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Natural Gas Futures Advance as Storm Threatens Gulf of Mexico

Oct. 1 (Bloomberg) -- Natural gas futures climbed in New York for the fourth time in five days on speculation that a tropical weather system will enter the Gulf of Mexico, causing pipelines and platforms to shut.

Gas gained 1.4 percent. An area of low pressure over the western Caribbean Sea has a 50 percent chance of becoming a tropical cyclone over the next five days, the National Hurricane Center in Miami said in a 2 p.m. outlook. The storm will move over the southern Gulf later this week, according to the hurricane center.

“The bottom line for the market is the concern that this storm could be a problem maker,” said Bob Yawger, director of the futures division at Mizuho Securities USA Inc. in New York. “Traders are looking to take prices a little higher.”

Natural gas for November delivery rose 4.9 cents to settle at $3.609 per million British thermal units on the New York Mercantile Exchange. Trading volume was 3.4 percent above the 100-day average at 2:52 p.m. Prices have advanced 7.7 percent this year.

The discount of November to December futures narrowed 1.3 cents to 15.5 cents. November gas traded 25.3 cents below the January contract, compared with 27.1 cents yesterday.

November $3.40 puts were the most active options in electronic trading. They were 1.5 cents lower at 3.9 cents per million Btu on volume of 640 at 2:53 p.m. Puts accounted for 47 percent of trading volume. Implied volatility for November at-the-money options was 30.3 percent at 3:13 p.m., compared with 30.11 percent yesterday.

Gulf Gas

The Gulf of Mexico will account for 5.6 percent of U.S. gas production this year, down from 14 percent in 2007, according to the Energy Information Administration. The region’s share of gas output has declined amid rising supplies from shale formations across the U.S.

“The track will carry the storm near offshore platforms responsible for some 4 billion cubic feet a day in natural gas production and so will need to be monitored,” Tim Evans, an energy analyst at Citi Futures Perspective in New York, said in a note to clients today.

Commodity Weather Group LLC in Bethesda, Maryland, said temperatures will be normal or below average in the Midwest and West from Oct. 6 through Oct. 10. The low in Minneapolis on Oct. 9 may be 36 degrees Fahrenheit (2 Celsius), 6 less than usual, according to AccuWeather Inc. in State College, Pennsylvania.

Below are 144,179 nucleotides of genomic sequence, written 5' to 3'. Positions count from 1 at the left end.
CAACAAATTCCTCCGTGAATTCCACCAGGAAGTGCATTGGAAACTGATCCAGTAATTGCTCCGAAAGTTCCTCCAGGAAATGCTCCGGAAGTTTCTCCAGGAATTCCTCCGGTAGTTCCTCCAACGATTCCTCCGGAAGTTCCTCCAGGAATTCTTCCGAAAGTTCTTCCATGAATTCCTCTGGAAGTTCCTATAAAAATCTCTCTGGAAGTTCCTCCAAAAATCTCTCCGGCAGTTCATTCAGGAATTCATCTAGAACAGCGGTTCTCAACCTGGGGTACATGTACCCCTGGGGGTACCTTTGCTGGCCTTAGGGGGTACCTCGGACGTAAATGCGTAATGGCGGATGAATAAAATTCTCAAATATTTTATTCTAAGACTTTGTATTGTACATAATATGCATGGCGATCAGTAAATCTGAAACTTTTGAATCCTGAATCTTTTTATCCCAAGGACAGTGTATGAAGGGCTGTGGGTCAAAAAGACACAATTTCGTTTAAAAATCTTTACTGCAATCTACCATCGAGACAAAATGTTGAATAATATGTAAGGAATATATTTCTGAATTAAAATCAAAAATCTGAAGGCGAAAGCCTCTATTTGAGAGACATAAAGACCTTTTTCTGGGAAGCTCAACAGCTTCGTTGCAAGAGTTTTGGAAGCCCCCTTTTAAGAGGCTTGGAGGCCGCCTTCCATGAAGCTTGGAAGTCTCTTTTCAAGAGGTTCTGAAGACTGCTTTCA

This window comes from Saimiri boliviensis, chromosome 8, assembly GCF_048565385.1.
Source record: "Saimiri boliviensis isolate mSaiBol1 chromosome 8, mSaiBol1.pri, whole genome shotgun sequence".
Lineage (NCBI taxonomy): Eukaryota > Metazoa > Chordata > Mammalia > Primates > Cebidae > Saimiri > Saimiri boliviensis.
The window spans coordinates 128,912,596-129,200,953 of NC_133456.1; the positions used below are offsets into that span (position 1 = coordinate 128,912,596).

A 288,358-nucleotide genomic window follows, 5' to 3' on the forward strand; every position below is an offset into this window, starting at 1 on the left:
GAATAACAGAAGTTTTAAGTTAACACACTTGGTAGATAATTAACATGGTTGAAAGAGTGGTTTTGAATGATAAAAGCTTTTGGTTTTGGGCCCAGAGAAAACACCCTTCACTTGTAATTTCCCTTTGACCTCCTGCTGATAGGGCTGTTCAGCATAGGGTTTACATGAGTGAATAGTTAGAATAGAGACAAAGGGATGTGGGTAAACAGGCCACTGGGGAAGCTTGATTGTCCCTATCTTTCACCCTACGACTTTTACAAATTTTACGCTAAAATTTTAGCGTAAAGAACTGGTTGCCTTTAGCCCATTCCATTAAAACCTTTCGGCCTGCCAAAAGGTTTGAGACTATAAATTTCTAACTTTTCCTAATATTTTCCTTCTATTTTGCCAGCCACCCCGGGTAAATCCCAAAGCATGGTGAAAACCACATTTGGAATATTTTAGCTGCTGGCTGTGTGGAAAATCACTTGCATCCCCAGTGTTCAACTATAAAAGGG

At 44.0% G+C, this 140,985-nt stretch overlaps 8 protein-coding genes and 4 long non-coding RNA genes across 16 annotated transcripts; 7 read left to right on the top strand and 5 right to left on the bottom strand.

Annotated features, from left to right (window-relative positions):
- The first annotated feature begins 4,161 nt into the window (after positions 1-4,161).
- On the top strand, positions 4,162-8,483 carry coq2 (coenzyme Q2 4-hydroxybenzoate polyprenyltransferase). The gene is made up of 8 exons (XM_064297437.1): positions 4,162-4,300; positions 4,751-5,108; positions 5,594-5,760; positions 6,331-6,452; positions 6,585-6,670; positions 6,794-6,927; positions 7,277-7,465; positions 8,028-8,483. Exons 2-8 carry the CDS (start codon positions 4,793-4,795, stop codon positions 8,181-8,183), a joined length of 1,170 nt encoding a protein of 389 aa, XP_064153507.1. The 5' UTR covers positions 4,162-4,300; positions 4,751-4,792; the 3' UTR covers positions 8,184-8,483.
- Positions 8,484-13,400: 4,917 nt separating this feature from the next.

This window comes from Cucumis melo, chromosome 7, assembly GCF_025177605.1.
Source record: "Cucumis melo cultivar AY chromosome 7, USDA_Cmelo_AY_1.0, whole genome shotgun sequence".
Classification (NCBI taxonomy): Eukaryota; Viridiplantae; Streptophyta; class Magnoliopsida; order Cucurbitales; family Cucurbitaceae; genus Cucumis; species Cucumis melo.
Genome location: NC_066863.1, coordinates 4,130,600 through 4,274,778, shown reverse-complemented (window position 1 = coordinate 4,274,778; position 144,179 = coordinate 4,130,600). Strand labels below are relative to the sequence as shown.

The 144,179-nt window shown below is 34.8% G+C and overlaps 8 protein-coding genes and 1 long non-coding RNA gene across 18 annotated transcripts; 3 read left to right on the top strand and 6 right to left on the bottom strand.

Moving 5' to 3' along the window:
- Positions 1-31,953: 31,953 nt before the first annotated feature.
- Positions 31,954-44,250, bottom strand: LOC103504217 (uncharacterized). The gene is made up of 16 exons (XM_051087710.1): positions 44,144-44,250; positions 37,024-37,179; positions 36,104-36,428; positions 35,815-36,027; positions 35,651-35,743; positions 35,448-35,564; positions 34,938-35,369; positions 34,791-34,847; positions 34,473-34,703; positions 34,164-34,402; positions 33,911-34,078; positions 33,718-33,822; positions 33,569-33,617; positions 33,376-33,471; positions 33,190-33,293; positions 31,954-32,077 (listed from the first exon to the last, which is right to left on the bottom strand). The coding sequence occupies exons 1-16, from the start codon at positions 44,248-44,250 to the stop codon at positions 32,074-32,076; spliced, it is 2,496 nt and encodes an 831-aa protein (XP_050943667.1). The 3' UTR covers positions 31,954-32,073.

Cool Weather

The low in Denver may be 34 degrees, 5 lower than normal, AccuWeather data show. About 50 percent of U.S. households use gas for heating, according to the EIA, the Energy Department’s statistical arm.

A government report scheduled for release Oct. 3 may show gas stockpiles rose by 97 billion cubic feet last week, compared with a five-year average gain of 82 billion, according to the median of five analyst estimates compiled by Bloomberg. Supplies rose by 77 billion in the same period last year.

The EIA said yesterday it will release the report as usual this week as the U.S. government shutters offices because of a budget impasse in Congress.

Gas inventories totaled 3.386 trillion cubic feet in the seven days ended Sept. 20, 0.9 percent above the five-year average and 5 percent below last year’s supplies for that week, EIA data show.

The number of rigs drilling for gas in the U.S. fell by 10 last week to 376, according to data released Sept. 27 by Baker Hughes Inc. in Houston. The total is down 13 percent this year.

The U.S. met 87 percent of its own energy needs in the first six months of 2013, on pace to be the highest annual rate since 1986, EIA data show.

To contact the reporter on this story: Christine Buurma in New York at cbuurma1@bloomberg.net;

To contact the editor responsible for this story: Dan Stets at dstets@bloomberg.net

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